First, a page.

SMEs are facing a ‘pass or fail’ test on £2.1bn of construction work as local councils use credit reports as a ‘blunt instrument’ to assess bids, it was claimed today.
The National Federation of Builders says more than one in 10 councils are relying on the reports alone to determine whether they should give work to smaller companies.
It argues that some of these checks do not provide variations in smaller contractors’ accounts.
The trade body is calling for clear, consistent advice from the Cabinet Office and the Local Government Association about the use of credit reference agency (CRA) reports.
Julia Evans, chief executive of the NFB said: “The use of credit reports as the sole or principal means of assessment can lead to SME contractors being discriminated against as this approach fails to take into account variations in smaller contractors’ accounts.
“The NFB wants to discourage the use of credit reports in this way.
“Such usage wields CRA reports as an unnecessarily blunt instrument for deciding who passes and who fails in the tendering process and does little to support the very good and supportive practices of many local authorities.”
The NFB said the use of Pas 91 for pre qualifications can both reduce costs during tender stage and create a level playing field, while lending itself to some robust questioning.
It wants government rules which apply to OJEU notices above the threshold of £4,348,350 – which do not require independent credit reports – to apply to smaller contracts too.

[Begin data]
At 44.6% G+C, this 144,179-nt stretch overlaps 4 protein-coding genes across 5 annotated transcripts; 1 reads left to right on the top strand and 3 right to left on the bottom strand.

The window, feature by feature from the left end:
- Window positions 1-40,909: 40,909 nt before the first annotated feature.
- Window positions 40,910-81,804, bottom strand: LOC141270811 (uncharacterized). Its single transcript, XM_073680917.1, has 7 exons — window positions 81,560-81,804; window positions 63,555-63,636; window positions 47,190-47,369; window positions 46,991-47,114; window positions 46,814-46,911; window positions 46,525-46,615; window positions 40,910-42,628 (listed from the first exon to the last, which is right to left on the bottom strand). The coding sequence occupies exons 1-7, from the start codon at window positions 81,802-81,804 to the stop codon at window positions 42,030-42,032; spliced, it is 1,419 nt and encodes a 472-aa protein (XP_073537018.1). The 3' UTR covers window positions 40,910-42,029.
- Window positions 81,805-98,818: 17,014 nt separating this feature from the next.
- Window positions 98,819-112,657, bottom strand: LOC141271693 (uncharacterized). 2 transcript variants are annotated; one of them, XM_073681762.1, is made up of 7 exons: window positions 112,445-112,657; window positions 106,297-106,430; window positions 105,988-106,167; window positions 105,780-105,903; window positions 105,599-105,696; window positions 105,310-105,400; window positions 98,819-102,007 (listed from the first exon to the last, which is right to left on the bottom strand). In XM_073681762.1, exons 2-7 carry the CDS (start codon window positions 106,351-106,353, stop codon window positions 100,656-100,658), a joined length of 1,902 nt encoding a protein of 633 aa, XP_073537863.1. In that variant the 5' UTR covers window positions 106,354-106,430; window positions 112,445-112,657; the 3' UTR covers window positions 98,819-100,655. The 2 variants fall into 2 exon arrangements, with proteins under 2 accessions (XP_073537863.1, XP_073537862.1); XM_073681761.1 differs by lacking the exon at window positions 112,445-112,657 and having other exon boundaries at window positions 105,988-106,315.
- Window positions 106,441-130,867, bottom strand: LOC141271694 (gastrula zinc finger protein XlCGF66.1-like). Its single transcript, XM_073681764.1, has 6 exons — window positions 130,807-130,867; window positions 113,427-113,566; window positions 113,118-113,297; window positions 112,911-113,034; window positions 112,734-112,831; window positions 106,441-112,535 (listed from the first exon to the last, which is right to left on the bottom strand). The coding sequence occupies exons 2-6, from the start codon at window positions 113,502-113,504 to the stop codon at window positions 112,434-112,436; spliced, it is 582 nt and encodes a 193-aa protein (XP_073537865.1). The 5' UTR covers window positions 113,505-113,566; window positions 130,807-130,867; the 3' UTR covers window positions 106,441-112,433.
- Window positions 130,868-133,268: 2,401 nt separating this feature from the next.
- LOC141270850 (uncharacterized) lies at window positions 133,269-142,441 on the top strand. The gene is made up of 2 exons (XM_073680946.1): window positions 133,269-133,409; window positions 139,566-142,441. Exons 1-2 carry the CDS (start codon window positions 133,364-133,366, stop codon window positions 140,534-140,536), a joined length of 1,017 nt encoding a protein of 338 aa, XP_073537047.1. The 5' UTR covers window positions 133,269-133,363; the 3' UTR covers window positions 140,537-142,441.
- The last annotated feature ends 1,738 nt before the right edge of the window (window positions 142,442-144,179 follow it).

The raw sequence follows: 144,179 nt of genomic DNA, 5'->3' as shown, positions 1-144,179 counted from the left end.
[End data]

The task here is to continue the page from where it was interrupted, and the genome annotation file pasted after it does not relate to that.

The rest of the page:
While the NFB says CRA reports can be helpful as a part of a wider financial evaluation process, it calls for a fuller financial assessment that removes a barrier for SMEs, offers local authorities “an informed rather than a limited view” and makes public procurement more equitable and transparent.
The NFB surveyed 348 authorities and received 288 responses, which is an 83 per cent response rate. Over 13 per cent of local authorities said they used credit reports to make pass or fail judgements.
The report, entitled The use of credit reference agency reports in local government procurement, also found that two-thirds (66%) of respondents use credit reports as part of the procurement process.
Jim Bligh, head of public services at the CBI, said: “This report shows that some local authorities are using credit checks as a blunt instrument to manage their suppliers.
“What is needed is sharper, more targeted engagement with the market that ensures the best providers can provide.”
The NFB said the Cabinet Office has welcomed the research, while the endorsement of the PAS 91:2013 standard, which has been produced with the aim of streamlining and reducing the cost of pre-qualification in construction procurement processes, can ensure potential providers, whatever their size or constitution, “are treated fairly and with equal diligence during the financial appraisal process”.
Around 40 per cent of the demand for construction work has traditionally come from the public sector.
Estimated average annual value of work on pass/fail basis (excl infrastructure)
|Wales £164 million|
|Yorkshire & Humberside £88 million|
|North East £331 million|
|North West £275 million|
|East Midlands £69 million|
|West Midlands £124 million|
|East £226 million|
|South West £232 million|
|South East £416 million|
|London borough £260 million|